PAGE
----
Nets are finally ready for prime time
Brooklyn begins postseason vs. Boston at Barclays Center
Live from Downtown Brooklyn, it’s Saturday night!
After working through a myriad of injuries, positive tests for COVID-19 and roster adjustments throughout the 72-game regular season, the Brooklyn Nets can focus on doing the thing they were put together to do: grabbing our borough’s first major pro sports title since 1955.
And they’ll take their first step toward that lofty goal right here at Downtown’s Barclays Center Saturday night at 8 p.m. vs the Boston Celtics, kicking off what most Brooklynites hope will be the first of four best-of-seven playoff series.
The Nets’ prime-time players, Kevin Durant, Kyrie Irving and James Harden, will all be available for Game 1.
The trio, which came together for the sole purpose of winning the Nets’ first-ever NBA title, led Brooklyn to a sparkling 48-24 record, good for second-best in the Eastern Conference behind Philadelphia.
When the Celtics got past the Washington Wizards, 118-100, on Tuesday night in an NBA play-in game, the Nets knew their first-round opponent would be a familiar one and also one with a strong postseason pedigree.
Brooklyn won all three regular-season meetings against Boston during the campaign, but as rookie head coach Steve Nash was quick to point out Wednesday, the past between these two teams is simply prologue when it comes to predicting what will happen in this series.
“I think it’s really hard to take too much away from the season series in that we kind of played them with three different teams, so different looks each time,” said Nash.
“I think we almost have to hit the refresh button, start again, and look at this as a blank slate.”
There’s no doubting that both clubs will enter Saturday’s tilt with identical 0-0 records for the postseason.
But the Nets, who entered this season with great expectations, are playing their first-ever playoff series as a unit while the Celtics (36-36) have participated in three of the past four Eastern Conference Finals.
“Their team has been tested before in the playoffs and had long runs, multiple guys on their team have been a part of those runs, so the continuity plays a big factor into who they are,” said Durant.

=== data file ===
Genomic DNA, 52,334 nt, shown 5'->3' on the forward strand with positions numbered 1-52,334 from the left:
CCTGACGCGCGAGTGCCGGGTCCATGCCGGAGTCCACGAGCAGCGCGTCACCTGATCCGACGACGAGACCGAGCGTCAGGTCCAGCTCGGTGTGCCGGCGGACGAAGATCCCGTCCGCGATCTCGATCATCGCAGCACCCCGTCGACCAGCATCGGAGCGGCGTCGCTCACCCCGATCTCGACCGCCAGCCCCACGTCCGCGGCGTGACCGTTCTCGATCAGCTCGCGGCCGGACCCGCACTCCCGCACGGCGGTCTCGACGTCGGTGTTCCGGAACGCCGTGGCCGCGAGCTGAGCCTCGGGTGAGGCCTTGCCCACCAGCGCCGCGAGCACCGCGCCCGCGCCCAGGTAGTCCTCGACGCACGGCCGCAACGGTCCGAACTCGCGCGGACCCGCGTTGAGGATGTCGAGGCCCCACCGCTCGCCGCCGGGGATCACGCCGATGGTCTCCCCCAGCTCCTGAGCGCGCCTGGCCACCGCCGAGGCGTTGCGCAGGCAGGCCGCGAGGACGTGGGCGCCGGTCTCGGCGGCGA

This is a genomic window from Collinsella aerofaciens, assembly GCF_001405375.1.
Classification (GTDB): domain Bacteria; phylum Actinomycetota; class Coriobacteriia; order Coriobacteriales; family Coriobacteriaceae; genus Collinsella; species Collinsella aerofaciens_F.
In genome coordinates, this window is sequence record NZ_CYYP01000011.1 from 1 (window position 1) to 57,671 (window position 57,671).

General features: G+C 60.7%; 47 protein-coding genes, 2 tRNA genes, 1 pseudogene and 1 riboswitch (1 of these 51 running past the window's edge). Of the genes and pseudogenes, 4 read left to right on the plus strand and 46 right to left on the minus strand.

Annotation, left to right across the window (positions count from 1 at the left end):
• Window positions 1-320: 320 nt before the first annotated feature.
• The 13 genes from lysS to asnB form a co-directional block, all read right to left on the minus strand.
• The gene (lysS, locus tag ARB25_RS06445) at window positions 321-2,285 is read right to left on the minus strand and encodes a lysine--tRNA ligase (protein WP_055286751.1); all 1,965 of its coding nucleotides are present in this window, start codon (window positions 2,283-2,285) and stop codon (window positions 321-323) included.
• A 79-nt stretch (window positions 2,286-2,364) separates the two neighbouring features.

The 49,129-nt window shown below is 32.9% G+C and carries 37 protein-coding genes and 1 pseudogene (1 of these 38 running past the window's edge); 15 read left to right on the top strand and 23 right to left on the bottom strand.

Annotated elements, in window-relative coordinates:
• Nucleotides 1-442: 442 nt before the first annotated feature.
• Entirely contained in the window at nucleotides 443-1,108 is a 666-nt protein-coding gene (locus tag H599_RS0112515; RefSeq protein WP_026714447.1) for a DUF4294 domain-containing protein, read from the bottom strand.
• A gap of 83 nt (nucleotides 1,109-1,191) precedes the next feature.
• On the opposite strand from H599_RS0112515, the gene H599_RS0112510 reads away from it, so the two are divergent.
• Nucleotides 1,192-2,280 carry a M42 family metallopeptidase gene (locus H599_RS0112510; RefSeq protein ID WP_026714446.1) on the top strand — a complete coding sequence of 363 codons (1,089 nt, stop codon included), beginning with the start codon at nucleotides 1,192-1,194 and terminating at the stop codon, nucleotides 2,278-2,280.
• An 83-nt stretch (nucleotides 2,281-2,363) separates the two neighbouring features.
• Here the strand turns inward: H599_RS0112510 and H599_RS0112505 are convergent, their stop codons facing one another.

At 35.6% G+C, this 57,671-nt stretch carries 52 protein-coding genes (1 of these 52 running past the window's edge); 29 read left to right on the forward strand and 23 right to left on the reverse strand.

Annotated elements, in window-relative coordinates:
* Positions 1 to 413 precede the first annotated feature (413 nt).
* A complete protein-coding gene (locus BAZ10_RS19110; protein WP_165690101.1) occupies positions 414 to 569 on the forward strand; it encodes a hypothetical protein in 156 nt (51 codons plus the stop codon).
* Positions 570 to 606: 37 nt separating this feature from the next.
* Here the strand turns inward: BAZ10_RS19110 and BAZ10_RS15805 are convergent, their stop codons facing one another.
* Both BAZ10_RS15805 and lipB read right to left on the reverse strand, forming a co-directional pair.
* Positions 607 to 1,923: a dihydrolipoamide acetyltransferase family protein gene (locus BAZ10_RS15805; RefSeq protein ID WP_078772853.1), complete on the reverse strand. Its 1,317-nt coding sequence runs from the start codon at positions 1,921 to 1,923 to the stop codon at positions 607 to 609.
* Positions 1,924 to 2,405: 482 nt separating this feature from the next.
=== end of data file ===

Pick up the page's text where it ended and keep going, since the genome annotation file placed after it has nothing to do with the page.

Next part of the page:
“They play physical, and they move the basketball. We have our work cut out for us, we respect this team, we know Jaylen Brown is injured and is one of their key pieces, but they still rally behind each other and play extremely hard.”
Brown’s absence, which cost Boston nearly 25 points per game, has provided an even greater opportunity for Celtics slasher Jayson Tatum, who averaged team bests of 26.4 points and 4.3 assists per contest.
The Nets counter with three of the league’s top-10 players, including Harden, who arrived in January via a blockbuster trade from Houston, won a pair of Eastern Conference Player of the Month awards and sat out 18 games with a nagging hamstring injury before returning during the final week of the season.
Harden also sacrificed a great deal of his offensive game to facilitate for others. He averaged just under 11 assists per game, but did not qualify for the league lead in that category after missing a big chunk of the campaign.
Regardless of his numbers, however, Harden is determined to win a championship, something that has eluded him during a spectacular career that has netted him three scoring titles and several deep playoff runs with Oklahoma City and the Rockets.
If anyone knows how important it is to do the little things in order to win a title rather than trying to put up huge numbers, it’s Harden, who has been villified in the past for not doing enough to bolster his previous teams during the playoffs.
“My impact doesn’t have to show up on the stat sheet for us to win,” Harden insisted. “I think my job as a leader is to make sure everybody’s playing well. If I’m doing that, I can focus on myself last. That’s not a problem at all.”
Neither is having Irving and Durant on his side.
The superstar tandem arrived here in the summer of 2019 and can now begin living up to the hype that surrounded their arrival.
Irving, who spent two seasons in Boston before coming to the Nets, can send his former club home for the year with a big series.
Durant, however, isn’t buying into the perception that the Celtics will be a walkover in the opening round as the Nets gear up to at least reach the NBA Finals for the first time since 2003.
“I understand that stuff on paper and how teams look and how accomplished players on our team are,” the two-time Finals MVP said.
“But for us, we respect the game and our opponents too much to come in and say, ‘look we’re expected to win this.’ We’re coming out there and understanding we can be beat if we don’t lock in.”
Nets fans, whether they are actually within the confines of Barclays Saturday night or watching from home, have been locked in all year in anticipation of this moment.
Here’s hoping its the first of many special nights in Downtown Brooklyn over the next several months.
“I’m looking forward to going out there and competing,” said Durant.
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